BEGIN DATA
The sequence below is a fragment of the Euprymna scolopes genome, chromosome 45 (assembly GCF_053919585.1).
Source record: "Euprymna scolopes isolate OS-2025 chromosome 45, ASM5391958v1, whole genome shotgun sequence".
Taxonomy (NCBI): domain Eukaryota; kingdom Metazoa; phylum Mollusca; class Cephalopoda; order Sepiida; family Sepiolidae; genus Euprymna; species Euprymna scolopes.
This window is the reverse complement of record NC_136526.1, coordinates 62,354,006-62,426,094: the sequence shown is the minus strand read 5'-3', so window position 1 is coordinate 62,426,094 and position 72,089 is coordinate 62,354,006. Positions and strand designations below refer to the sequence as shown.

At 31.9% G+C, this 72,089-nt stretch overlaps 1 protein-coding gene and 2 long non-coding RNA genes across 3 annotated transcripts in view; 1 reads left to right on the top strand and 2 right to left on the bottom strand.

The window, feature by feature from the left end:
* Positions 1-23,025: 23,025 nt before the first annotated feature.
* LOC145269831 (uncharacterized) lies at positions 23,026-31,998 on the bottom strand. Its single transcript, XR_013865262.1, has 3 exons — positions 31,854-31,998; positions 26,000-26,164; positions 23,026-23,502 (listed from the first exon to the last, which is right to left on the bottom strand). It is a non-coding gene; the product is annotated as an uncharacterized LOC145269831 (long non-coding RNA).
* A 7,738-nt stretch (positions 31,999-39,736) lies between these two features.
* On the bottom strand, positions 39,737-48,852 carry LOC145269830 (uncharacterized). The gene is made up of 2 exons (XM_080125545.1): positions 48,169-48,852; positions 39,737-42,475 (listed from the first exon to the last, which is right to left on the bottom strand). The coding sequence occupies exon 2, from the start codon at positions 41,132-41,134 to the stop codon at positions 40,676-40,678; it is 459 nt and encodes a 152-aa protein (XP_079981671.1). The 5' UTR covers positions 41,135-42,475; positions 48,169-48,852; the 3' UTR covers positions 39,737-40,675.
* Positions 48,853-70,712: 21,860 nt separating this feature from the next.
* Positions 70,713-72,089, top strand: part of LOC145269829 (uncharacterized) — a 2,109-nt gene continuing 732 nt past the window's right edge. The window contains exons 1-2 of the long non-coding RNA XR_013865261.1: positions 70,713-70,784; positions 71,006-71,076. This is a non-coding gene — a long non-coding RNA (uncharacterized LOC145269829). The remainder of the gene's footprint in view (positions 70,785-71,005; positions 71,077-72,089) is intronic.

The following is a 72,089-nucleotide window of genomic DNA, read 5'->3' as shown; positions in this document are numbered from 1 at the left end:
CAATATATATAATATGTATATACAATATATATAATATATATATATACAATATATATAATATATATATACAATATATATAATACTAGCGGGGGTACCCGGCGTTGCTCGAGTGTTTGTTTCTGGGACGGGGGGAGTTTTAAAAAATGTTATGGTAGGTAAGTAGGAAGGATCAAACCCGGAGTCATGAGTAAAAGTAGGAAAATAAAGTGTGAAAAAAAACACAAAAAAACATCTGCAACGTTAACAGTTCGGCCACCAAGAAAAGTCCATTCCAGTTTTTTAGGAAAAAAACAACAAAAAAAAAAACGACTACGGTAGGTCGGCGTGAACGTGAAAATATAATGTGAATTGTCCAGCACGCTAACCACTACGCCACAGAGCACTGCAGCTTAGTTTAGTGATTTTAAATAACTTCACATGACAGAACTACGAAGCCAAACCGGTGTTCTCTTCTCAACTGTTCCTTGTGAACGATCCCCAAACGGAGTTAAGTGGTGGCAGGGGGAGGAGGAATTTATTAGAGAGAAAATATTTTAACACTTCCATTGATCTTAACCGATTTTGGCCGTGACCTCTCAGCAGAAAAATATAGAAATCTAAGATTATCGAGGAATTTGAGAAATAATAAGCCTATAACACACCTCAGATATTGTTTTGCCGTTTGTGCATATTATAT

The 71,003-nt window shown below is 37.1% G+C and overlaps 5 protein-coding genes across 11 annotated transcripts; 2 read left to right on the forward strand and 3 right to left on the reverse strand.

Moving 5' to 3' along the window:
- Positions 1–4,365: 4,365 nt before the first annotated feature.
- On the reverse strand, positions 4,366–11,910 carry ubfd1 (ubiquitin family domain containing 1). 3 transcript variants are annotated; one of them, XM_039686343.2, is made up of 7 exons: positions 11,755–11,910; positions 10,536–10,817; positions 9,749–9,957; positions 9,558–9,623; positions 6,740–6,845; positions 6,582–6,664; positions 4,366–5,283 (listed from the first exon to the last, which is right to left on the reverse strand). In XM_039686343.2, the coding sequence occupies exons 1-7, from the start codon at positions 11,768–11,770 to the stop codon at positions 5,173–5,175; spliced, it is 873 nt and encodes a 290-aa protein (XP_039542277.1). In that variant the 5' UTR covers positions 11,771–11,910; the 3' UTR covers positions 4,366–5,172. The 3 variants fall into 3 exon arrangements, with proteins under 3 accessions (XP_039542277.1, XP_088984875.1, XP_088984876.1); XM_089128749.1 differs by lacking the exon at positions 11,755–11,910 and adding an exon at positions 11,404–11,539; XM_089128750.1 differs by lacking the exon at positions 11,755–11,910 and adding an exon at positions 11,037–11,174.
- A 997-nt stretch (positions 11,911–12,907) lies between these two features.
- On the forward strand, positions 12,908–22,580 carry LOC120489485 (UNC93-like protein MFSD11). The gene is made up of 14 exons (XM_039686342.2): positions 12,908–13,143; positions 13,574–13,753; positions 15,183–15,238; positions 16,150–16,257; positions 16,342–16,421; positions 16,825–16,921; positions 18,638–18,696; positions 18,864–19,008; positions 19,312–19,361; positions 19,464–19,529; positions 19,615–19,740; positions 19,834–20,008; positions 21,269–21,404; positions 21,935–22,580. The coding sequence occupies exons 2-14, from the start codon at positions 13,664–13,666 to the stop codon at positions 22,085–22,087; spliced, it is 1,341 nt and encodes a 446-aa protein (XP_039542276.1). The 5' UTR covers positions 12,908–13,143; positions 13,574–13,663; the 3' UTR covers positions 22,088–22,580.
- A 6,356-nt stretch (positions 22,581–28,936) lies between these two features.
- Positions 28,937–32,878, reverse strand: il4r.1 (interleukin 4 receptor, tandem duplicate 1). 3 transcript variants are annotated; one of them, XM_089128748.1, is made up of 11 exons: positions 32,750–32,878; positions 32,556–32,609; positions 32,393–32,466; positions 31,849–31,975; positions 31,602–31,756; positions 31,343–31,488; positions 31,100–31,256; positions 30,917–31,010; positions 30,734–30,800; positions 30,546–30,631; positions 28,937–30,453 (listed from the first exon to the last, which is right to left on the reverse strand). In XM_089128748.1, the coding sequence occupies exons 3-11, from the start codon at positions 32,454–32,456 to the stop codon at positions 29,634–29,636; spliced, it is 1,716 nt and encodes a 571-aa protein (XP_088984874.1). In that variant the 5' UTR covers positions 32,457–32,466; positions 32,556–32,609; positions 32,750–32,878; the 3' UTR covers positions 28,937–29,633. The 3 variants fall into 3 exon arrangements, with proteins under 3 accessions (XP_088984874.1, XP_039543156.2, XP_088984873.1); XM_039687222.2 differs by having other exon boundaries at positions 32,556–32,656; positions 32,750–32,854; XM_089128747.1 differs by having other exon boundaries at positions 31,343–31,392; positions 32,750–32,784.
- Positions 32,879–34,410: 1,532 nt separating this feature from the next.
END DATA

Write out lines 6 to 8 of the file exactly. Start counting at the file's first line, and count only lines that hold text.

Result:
The window, feature by feature from the left end:
* Positions 1-23,025: 23,025 nt before the first annotated feature.
* LOC145269831 (uncharacterized) lies at positions 23,026-31,998 on the bottom strand. Its single transcript, XR_013865262.1, has 3 exons — positions 31,854-31,998; positions 26,000-26,164; positions 23,026-23,502 (listed from the first exon to the last, which is right to left on the bottom strand). It is a non-coding gene; the product is annotated as an uncharacterized LOC145269831 (long non-coding RNA).